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One of my good buddies emailed me this morning to ask my thoughts regarding the rumours Putin had ordered all Russian officials and their families throughout the world home. I quickly responded that I hadn’t heard them and asked he send me a link. He responded with a link to the following Daily Mail story:

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The source of their information was Znak.com. I have no way of discounting the credibility of their information, but here is the mangled Google translate original text:

Russian officials, up to the highest level, it is recommended to return to the country of children studying abroad. And to do so without waiting for the end of the study, and by shifting offspring in Russian universities. At home, parents should also return to officials and deputies, if the older generation of the family for some reason resides abroad without losing the citizenship of the Russian Federation, told Znak.com just five companions whom informal request from the presidential administration are most directly affected.

The recommendation will apply to all: from the staff of the administration as well as regional administrations, to deputies of all levels. Do not escape the new duties even employees of public corporations. Those who wait to the implementation of tacit request, reminded of the already known when the next of kin of the stay of the younger or the older generation abroad became a complicating factor in subsequent career in the public sector, said one of the interlocutors. According to him, in recent months it has become aware of several such cases.

Although I am somewhat dubious of simply blindly accepting this reporting, there can be no denying geopolitical tensions are escalating rapidly, yet the market seems impervious.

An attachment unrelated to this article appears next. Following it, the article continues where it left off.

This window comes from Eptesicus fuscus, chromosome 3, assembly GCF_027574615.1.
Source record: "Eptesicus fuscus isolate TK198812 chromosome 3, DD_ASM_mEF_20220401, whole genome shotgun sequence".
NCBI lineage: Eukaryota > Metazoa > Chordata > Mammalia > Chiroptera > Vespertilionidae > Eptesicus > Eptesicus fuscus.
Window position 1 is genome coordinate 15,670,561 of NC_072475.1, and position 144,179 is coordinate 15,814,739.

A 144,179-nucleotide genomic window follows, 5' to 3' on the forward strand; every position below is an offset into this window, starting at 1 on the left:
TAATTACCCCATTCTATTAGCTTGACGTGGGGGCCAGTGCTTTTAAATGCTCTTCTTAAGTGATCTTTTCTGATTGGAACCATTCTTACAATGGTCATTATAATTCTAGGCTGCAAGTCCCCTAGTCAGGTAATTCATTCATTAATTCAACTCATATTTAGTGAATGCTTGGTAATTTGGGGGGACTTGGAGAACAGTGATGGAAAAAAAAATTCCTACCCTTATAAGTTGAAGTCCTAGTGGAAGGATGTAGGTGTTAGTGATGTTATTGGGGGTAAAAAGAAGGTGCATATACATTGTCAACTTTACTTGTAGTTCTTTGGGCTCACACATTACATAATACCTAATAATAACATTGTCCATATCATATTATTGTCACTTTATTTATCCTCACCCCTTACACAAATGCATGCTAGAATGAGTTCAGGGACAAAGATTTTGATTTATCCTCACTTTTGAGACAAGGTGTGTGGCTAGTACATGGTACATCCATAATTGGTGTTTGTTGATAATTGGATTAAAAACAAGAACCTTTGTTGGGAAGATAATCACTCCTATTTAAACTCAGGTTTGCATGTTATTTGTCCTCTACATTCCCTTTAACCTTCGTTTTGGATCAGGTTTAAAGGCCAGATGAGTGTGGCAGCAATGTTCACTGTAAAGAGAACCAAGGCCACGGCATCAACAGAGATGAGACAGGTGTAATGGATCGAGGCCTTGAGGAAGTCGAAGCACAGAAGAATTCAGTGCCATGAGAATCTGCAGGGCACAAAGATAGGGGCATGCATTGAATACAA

The recent confrontation in Yemen between the Houthi rebels and the USS Mason is a perfect example. From CNN:

(CNN)An American destroyer struck three sites in Yemen on Thursday, hours after missiles targeted a US warship in the Red Sea for the second time in four days, defense officials said.

The USS Mason was targeted late Wednesday by missiles from territory controlled by the Houthis – a minority Shia group that has taken control of swathes of Yemen, including the capital, Sanaa.

The strikes marks the first instance of the US firing at Houthi targets since the Yemen civil war erupted March last year.

The same warship was targeted Sunday, when two missiles were launched within 60 minutes of each other, but in both incidents they missed the ship and landed in the water. The guided-missile destroyer was not damaged in either incident, officials said.

This is a big deal, yet when I go to the CNN front page, I can’t find any mention of it.